HESPERUS, Colo. — Sitting at the edge of a dry orchard with her head bowed, Ana Henry recalled her grandfather’s experience at an Indian Boarding School, and how his 12-year-old cousin hanged himself in a similar place just decades ago.
“It makes you think about what was going on—what they were subjected to—that would make a 12-year-old kid be that desperate,” she said. “And I think it's a little naïve to think that any other boarding schools were different, even the Old Fort.”
The “Old Fort” Henry refers to was once home to the Fort Lewis Indian Boarding School, which was one of four Indian Boarding Schools in Colorado and one of hundreds across the United States and Canada.
As a student at Fort Lewis College and a member of the Cherokee Nation, this is a history that is present every day for her.
“The boarding school was a structural system that was designed to separate Native people from their culture and from their families,” she explained.
Also known as Indian Residential Schools, these institutions operated from the late 1870s through the mid-20th century. By 1926, over 80% of Native and Indigenous children were attending these boarding schools. The goal was assimilation, or cultural genocide. In many cases, these practices resulted in the deaths of children, a horror that is just now being addressed on a national scale.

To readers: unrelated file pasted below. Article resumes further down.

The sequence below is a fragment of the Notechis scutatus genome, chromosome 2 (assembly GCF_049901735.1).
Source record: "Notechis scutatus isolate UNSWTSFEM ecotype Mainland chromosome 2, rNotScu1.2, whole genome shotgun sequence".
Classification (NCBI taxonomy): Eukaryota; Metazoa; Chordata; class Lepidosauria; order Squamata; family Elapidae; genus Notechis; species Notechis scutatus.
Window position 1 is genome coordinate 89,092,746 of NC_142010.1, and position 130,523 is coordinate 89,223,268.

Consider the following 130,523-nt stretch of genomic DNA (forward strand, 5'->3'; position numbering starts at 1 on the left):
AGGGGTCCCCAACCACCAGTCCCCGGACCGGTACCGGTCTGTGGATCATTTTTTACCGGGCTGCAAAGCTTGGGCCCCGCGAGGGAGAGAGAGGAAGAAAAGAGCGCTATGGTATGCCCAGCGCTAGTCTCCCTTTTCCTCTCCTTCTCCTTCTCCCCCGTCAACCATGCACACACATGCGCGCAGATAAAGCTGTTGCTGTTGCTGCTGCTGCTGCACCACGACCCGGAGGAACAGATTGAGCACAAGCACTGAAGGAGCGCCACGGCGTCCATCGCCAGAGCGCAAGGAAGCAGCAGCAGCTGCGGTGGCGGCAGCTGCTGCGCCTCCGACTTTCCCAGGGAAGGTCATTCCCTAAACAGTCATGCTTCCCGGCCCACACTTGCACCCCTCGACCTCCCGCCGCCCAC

Across the U.S., various steps are being taken to do that, although there is still a long way to go. Tribes in Montana recently announced their support of the Truth and Healing Commission on Indian Boarding School Policies in the U.S. Act. It would establish a commission to investigate and document Indian Boarding School policies and then recommend practices for the federal government to acknowledge these atrocities and promote healing.
In October of this year, 20 college students and descendants of Indian Boarding school Survivors received $3,000 scholarships. Individual locations of other boarding schools, like in Genoa, Nebraska, are in the middle of reconciliation projects.
At Fort Lewis College, a council of campus and community advisors will be recommending a course of action to President Tom Stritikus to "better recognize the past, understand more fully how it’s lived today, and look to the future with more intention around these depictions."